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WAR REPORT
Iraq PM says Turkish troop problem solved soon
by Staff Writers
Baghdad (AFP) Jan 7, 2017


Erdogan, UK PM say Geneva talks 'real opportunity' for Cyprus
Istanbul (AFP) Jan 7, 2017 - Turkish President Recep Tayyip Erdogan and British Prime Minister Theresa May on Saturday agreed that key talks on Cyprus next week in Geneva were a "real opportunity" for a fair and lasting solution to the division of the island.

Turkish Cypriot leader Mustafa Akinci and President Nicos Anastasiades of the internationally-recognised Greek Cypriot Republic of Cyprus are due to meet in the Swiss city for talks from Monday in a bid to give new momentum to the process.

From Thursday, they are expected to be joined by the three guarantor powers of Cyprus -- former colonial power Britain, Greece and Turkey -- amid expectations of a major breakthrough in the UN-backed talks.

May and Erdogan discussed the upcoming talks in a telephone conversation, where the British premier also expressed her condolences for the latest terror attacks in Turkey.

"They expressed the wish the upcoming talks in Geneva will be the occasion for a lasting and fair solution to the Cyprus problem," Turkish presidential sources said.

A Downing Street spokesman added they agreed on the importance of reaching a successful resolution in Geneva.

They saw the talks as a "real opportunity to secure a better future for Cyprus and to guarantee stability in the wider region," the spokesman added.

May would visit Turkey "early this year", the spokesman said, without specifying when.

Sticking points in the talks are set to be the presence of Turkish troops on the island, property issues and how much of the island is controlled by the two entities in a bizonal federation.

Cyprus has been divided since 1974, when Turkish troops invaded the island in response to an Athens-inspired coup seeking union with Greece.

The breakaway Turkish Republic of Northern Cyprus (TRNC) is only recognised by Turkey. The Republic of Cyprus is however an EU member.

Anastasiades and Akinci, who are among the most outspoken proponents of a deal, are under huge pressure to deliver progress in the talks. But any agreement they reach will have to be approved by their respective communities in referendums.

Akinci, born in Limassol which is now in the Greek Cypriot south, has said a referendum on reunifying the island could be held in the summer if the talks went to plan.

Cypriots on both sides of the island in 2004 voted in referendums on a UN plan to reunite Cyprus. It was overwhelmingly approved by Turkish Cypriots but also overwhelmingly rejected by the Greek Cypriots.

Iraq and Turkey's prime ministers held talks Saturday in Baghdad which both said reflected progress in resolving a bitter row over the presence of Turkish troops in northern Iraq.

Iraqi Prime Minister Haider al-Abadi said at a joint press conference after meeting Turkey's Binali Yildirim that the issue would be solved soon.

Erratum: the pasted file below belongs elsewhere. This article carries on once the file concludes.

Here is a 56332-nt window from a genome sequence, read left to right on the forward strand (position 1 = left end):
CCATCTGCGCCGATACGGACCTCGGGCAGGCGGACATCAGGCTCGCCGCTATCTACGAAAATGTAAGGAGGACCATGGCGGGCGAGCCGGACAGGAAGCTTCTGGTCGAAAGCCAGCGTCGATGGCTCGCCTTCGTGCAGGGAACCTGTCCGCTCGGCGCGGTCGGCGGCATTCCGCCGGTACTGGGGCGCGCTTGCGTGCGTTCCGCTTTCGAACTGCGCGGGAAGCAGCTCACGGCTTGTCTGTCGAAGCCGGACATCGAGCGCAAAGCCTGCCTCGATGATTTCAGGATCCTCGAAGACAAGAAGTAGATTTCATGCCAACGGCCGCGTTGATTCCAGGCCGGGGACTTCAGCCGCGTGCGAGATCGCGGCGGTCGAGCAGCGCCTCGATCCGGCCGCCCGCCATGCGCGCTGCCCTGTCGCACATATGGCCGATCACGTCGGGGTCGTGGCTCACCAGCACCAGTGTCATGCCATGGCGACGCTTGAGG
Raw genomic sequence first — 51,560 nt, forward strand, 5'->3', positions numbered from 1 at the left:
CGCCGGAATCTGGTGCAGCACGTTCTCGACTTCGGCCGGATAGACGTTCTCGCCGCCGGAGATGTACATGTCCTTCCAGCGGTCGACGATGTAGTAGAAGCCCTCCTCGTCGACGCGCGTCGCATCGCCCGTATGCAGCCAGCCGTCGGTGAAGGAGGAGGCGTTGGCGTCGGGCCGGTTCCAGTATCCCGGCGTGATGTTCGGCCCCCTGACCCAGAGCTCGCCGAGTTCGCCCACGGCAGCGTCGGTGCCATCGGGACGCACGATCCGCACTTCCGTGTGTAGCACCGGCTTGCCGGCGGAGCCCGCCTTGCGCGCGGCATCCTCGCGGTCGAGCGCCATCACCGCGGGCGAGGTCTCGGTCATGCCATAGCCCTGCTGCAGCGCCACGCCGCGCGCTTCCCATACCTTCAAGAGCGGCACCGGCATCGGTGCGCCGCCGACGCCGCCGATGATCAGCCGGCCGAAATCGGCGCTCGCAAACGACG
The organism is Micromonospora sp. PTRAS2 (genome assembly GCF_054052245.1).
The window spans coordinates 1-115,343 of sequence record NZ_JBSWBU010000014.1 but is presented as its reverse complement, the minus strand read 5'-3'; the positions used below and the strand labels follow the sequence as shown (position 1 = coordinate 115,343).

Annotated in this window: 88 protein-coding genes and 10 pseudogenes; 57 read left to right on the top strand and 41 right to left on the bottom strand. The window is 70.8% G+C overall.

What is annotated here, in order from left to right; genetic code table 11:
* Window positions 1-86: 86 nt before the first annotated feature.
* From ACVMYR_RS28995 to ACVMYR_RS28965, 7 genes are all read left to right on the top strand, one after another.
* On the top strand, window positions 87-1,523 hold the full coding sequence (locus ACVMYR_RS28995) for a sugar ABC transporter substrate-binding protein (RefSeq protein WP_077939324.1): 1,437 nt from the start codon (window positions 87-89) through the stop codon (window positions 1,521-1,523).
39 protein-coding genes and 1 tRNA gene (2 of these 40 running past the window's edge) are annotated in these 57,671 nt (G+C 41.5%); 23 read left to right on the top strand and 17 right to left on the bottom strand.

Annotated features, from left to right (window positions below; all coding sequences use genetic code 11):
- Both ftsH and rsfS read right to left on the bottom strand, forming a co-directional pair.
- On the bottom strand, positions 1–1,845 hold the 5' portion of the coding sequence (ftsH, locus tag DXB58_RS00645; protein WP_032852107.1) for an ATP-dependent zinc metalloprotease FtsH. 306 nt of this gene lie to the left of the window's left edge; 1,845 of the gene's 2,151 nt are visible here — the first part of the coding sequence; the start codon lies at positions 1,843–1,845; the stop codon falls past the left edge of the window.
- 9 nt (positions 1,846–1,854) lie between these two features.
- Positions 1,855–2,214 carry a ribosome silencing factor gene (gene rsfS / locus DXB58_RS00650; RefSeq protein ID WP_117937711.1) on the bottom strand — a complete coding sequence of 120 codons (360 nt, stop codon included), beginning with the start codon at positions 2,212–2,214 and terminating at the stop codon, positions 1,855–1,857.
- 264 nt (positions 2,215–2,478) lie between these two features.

"The prime minister and the delegation accompanying him confirmed that this issue will be solved in a satisfactory manner soon," he said.

Turkey has for some time maintained troops at a base near Bashiqa, a town just northeast of Mosul, and reinforcements dispatched there in 2015 led to a deterioration in relations between the two neighbours.

Baghdad has accused Turkey of violating its sovereignty but Ankara has insisted rebels from the Kurdistan Workers Party (PKK) who are based in northern Iraq should be dealt with.

Yildirim on Saturday said Abadi had provided such assurances.

"This is very important for us. We were very pleased with this and it shows in the best way what we can do in the fight against terror," he told reporters.

The PKK, a Turkish organisation, and its local allies control key areas in the Sinjar region, which lies between Mosul and Syria, south of the Turkish border.

Ankara has blamed a number of recent deadly attacks in Turkey on the PKK and has hinted it would not hesitate to cross the border to hunt down the Kurdish separatists.

- Mosul battle -

Abadi said he had a deal with the autonomous Iraqi Kurdish region for its forces to establish control over the Sinjar area.

"It should be under the full control of Iraqi forces and any outside forces are not allowed to control this area," Abadi said.

Yildirim said his government was committed to respecting and supporting Iraq's sovereignty.

Tens of thousands of Iraqi forces on October 17 launched a broad offensive, the country's largest in years, to retake Mosul from the Islamic State jihadist group.

The Turkish troops based outside Bashiqa, which was recaptured from IS in November 2016, have offered some artillery support but largely stayed out of the battle.

Ankara has insisted Mosul must keep its Sunni Arab Muslim majority which it had before IS took over the city from woefully unprepared Iraqi troops in 2014.

Yildirim suggested that Turkey would pull its troops out of Bashiqa once the battle for Mosul is over.

While Abadi has said a victory in Mosul could take three more months, many observers argue the timetable is optimistic.

Exactly which Iraqi forces secure the city will also be significant, with Turkey particularly wary of Shiite-dominated militias loyal to Tehran attempting to gain a foothold in northern Iraq.


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